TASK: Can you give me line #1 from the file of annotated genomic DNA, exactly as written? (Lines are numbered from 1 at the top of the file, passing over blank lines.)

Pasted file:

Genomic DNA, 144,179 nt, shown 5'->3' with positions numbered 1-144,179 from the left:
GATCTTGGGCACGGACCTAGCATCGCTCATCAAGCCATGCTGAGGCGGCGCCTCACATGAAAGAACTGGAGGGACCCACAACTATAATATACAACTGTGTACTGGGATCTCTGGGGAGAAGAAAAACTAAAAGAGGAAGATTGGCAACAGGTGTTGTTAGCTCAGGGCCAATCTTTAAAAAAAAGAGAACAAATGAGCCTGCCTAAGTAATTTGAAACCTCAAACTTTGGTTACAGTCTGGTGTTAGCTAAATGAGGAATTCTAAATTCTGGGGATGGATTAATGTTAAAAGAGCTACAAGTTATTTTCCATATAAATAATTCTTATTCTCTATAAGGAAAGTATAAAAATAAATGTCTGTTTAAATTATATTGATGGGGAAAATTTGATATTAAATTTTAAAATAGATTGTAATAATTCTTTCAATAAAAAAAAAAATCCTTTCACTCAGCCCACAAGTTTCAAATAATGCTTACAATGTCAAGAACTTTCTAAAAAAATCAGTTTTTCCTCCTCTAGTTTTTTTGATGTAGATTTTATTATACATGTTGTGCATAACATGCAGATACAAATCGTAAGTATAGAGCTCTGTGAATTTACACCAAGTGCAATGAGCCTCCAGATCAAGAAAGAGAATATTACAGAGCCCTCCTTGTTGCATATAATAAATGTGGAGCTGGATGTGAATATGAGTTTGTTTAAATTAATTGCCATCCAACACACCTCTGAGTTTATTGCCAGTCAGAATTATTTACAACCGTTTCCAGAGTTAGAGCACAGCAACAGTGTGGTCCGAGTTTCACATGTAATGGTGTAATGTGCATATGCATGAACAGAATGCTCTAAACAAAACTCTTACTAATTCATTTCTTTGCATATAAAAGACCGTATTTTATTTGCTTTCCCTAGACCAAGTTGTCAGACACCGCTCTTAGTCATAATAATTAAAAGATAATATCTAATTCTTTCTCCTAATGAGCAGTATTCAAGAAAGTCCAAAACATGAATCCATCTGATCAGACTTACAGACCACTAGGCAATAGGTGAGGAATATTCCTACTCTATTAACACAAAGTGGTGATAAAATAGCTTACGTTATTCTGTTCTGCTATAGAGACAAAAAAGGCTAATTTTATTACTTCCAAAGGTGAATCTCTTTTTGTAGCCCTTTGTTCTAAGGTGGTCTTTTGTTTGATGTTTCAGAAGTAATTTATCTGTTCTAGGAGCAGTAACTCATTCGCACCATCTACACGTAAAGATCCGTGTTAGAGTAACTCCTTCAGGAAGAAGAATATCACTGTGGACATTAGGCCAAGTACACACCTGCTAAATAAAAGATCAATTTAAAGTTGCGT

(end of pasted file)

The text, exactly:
Genomic DNA, 144,179 nt, shown 5'->3' with positions numbered 1-144,179 from the left: